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The Incredible Story of Frank Mahin, Volume I, 1887-1909

As well as John Francis Haseldine, another High School footballer has carved his initials on the stone mantelpiece of the ground floor fireplace between the General Office and the entrance to the Assembly Hall. This footballing vandal is “F.C.Mahin”.

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Frank Cadle Mahin is one of the most interesting of the school’s pupils. He was born on May 27th 1887, in Clinton, Iowa, the son of Frank W. Mahin, who was a retired United States Consular Officer at the time. Frank W. had graduated from Harvard University in 1877. Frank C.’s mother was Abbie Anna Cadle, who was born in Muscatine, Iowa, in 1857 to Cornelius Cadle and Ruth Lamprey.
This was Abbie’s second marriage. She had previously been married to Frank Mann with whom she had one child. With her second husband, Frank W., she had two more children, Frank C., and a daughter, Anna, who was born in 1880.

Anna was to meet a young English doctor during the family’s stay in Nottingham, and she remained with him after her parents eventually left England for Amsterdam in Holland. I have been unable to trace Anna’s husband’s surname, although he was to become Frank’s Uncle Alec. As an Englishman, Alec was to fight in the Great War well before Frank and his fellow Americans became involved in the hostilities. Alec was certainly in combat as early as 1915, and I believe that he survived the conflict. The year of Anna’s death has not been recorded. Her mother, Abbie, died in 1941 at the age of 84.

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Frank Cadle Mahin entered the High School on September 15th 1902, at the age of fifteen. The Mahin family lived at 7, Sherwood Rise, on the opposite side of the Forest Recreation Ground from the High School. His father was by now the United States Consul in Nottingham. Look for the orange arrow:

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Despite a comparatively short stay at the High School, Frank Junior seems to have been an accomplished sportsman, and appeared for the First XI at football in a fixture against Loughborough Grammar School on Wednesday, October 25th 1904 at Mapperley Park. The High School began very slowly and had quite a fright before they eventually ran out victors by 4-1. The team was M.J.Hogan, J.P.K.Groves, R.Cooper, R.E.Trease, R.G.Cairns, F.C.Mahin, H.E.Mills, S.D.M.Horner, R.B.Wray, L.W.Peters and P.G.Richards.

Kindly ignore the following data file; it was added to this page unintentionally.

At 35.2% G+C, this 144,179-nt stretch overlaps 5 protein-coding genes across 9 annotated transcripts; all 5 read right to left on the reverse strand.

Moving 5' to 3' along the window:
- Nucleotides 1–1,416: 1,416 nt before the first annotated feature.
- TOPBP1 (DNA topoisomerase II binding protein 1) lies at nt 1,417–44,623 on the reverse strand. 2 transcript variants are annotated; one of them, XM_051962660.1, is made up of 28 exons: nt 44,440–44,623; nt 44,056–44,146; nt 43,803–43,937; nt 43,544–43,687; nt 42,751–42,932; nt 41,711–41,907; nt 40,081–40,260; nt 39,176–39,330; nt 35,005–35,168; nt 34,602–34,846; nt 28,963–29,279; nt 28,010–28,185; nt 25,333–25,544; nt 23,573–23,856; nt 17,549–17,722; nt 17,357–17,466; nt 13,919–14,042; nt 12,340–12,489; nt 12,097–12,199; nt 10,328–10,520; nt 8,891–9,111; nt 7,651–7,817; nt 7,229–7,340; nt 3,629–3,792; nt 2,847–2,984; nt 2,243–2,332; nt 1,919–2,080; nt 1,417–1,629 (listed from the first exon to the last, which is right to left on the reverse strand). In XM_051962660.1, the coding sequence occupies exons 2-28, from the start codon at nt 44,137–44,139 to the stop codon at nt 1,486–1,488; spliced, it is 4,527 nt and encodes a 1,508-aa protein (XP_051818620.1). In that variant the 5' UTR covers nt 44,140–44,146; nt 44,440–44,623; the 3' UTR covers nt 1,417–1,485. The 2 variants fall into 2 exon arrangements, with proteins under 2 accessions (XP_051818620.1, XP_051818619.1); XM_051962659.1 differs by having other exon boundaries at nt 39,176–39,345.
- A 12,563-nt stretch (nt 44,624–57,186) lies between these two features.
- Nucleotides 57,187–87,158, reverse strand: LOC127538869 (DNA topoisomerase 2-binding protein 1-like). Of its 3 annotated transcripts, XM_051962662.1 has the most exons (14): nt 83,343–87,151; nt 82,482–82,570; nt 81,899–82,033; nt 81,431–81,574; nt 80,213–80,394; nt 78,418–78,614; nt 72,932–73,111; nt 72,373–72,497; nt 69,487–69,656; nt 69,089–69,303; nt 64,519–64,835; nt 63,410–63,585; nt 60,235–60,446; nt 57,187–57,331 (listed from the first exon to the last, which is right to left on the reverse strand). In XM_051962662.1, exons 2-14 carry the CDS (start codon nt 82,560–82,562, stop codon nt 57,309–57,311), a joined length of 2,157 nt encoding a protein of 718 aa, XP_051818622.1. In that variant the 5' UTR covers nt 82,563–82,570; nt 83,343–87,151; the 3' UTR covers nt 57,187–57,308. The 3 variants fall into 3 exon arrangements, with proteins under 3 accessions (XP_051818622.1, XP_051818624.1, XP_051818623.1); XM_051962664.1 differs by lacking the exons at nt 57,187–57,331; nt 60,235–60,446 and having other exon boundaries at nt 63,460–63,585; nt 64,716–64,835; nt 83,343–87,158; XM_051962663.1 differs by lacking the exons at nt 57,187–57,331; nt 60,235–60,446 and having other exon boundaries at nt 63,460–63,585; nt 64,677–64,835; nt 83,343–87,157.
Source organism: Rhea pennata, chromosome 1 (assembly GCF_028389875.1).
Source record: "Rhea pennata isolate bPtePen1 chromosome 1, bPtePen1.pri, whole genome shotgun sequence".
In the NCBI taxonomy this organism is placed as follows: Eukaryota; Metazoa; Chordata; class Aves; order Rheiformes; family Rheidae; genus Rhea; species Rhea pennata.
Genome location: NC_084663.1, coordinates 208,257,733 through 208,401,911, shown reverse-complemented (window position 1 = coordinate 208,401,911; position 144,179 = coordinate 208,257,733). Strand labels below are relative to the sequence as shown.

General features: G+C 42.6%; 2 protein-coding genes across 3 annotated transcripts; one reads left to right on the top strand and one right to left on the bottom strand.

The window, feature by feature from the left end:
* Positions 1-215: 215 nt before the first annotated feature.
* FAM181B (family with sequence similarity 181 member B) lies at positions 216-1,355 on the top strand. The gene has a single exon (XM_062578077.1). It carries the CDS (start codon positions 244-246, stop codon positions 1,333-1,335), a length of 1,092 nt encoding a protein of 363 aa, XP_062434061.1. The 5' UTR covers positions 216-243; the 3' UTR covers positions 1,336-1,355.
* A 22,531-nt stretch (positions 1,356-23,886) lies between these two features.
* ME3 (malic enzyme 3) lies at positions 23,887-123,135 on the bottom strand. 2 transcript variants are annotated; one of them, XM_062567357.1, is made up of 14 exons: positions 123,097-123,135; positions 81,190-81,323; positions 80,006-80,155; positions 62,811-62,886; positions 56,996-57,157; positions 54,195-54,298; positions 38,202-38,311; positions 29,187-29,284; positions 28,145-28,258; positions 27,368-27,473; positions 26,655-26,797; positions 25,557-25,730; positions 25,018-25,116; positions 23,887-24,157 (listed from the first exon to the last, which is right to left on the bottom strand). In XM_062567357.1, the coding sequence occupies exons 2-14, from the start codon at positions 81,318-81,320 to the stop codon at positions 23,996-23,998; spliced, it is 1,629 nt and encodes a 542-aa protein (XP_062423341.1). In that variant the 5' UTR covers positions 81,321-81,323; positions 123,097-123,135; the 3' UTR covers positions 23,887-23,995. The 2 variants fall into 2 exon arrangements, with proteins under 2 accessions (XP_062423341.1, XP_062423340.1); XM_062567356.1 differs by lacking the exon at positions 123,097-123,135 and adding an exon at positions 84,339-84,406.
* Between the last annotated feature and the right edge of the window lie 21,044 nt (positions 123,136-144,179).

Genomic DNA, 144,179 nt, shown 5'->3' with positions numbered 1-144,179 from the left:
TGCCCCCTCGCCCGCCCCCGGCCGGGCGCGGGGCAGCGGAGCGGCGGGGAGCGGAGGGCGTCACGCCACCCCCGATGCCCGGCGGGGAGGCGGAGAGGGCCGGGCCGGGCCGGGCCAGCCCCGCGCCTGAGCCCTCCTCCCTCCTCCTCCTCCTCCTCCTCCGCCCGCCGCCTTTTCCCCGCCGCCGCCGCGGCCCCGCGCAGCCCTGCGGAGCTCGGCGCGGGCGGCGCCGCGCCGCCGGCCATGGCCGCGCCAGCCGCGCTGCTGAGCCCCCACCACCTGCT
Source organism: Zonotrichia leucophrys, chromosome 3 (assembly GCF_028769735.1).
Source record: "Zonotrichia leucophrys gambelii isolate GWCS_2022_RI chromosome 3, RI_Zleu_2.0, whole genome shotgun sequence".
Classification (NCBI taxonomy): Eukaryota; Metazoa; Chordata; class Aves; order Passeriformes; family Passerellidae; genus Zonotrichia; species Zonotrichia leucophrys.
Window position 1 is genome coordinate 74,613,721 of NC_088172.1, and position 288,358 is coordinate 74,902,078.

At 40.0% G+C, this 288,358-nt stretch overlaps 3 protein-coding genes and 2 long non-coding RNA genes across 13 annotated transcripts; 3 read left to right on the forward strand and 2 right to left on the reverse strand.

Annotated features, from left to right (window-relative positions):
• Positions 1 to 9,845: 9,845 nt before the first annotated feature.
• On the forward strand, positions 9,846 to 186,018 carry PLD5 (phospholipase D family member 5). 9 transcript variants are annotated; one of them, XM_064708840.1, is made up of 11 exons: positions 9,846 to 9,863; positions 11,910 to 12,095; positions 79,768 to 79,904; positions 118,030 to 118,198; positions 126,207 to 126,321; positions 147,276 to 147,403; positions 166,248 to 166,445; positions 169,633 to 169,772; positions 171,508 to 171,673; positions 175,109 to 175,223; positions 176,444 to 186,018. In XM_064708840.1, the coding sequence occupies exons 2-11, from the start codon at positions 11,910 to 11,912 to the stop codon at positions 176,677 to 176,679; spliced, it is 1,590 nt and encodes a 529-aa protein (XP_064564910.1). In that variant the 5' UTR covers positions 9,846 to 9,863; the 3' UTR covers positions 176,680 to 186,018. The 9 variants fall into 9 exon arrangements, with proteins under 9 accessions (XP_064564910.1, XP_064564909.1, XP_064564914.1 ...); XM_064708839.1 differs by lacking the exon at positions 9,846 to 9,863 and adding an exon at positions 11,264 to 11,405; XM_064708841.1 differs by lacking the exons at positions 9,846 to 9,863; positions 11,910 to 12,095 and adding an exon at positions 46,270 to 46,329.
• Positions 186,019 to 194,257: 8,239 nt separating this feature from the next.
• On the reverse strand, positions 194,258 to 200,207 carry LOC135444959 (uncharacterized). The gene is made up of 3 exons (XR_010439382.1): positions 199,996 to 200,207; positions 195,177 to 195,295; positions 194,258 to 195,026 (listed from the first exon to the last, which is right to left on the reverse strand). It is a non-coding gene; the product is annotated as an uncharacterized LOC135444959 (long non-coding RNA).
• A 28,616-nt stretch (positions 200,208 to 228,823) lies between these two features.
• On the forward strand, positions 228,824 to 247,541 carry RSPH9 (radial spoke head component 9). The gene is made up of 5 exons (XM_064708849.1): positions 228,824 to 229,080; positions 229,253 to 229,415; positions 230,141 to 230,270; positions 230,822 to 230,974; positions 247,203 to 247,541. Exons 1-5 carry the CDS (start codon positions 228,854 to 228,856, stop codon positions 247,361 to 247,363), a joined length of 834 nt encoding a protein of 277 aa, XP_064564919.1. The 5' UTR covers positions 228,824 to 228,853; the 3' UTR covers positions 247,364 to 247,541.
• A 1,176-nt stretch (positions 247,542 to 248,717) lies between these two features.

Frank played a second match on the afternoon of Saturday, December 3rd 1904. Again, it was at Mapperley Park against Notts. Magdala F.C. 2nd XI. The game finished in a 1-3 away win as:

“a weakened team, who ought really to have won, but did not play as well as they might have, against opponents who themselves were rather poor.”

This time the team was  M.J.Hogan, R.B.Wray, R.Cooper, R.E.Trease, R.G.Cairns, F.C.Mahin, H.E.Mills, J.Henson, L.W.Peters, C.R.Attenborough and P.G.Richards.
Frank’s only away game was against Worksop College at Worksop. The entire team doubtless travelled by steam train from Nottingham’s Victoria Station on the afternoon of Saturday, March 11th 1905:

Nottingham_Victoria_Station_3

According to the school magazine:

“The High School fielded a weakened team, but played well, and did not deserve to lose by such a wide margin as he 0-5 final result would suggest.”

The team was M.J.Hogan, J.P.K.Groves, W.E.Williams , F.C.Mahin, R.B.Wray, R.E.Trease, H.E.Mills, C.S.Robinson, S.D.M.Horner, L.W.Peters and P.G.Richards.

This photograph shows the First Team in the 1904-1905 season. It was taken at Mapperley Park Sports Ground, opposite the old Carrington Lido on Mansfield Road. Serjeant Holmes is present, and on the back row are S.D.M.Horner, C.F.R.Fryer, M.J.Hogan, R.E.Trease and J.P.K.Groves. Seated are R.G.Cairns, R.B.Wray, R.Cooper (Captain) and L.W.Peters, Seated on the grass are H.E.Mills and P.G.Richards. On the right is the so-called twelfth man, the reserve player, who is Frank Cadle Mahin. I believe that the photograph was taken on the afternoon of Wednesday, October 12th 1904, just before the High School played against Mr.Hughes’ XI. The School won 12-5, and we know that Cooper in defence was the outstanding player, but the whole team played well, and the forwards’ finishing was particularly deadly. This year, the team was amazingly successful. Their season began with victories by 5-4, 2-1, 23-0, 12-5, 9-0, 15-0, 3-1, 4-1, 11-0, 16-1. They had scored exactly 100 goals by November 3rd, in only ten games:

mahin @ carrington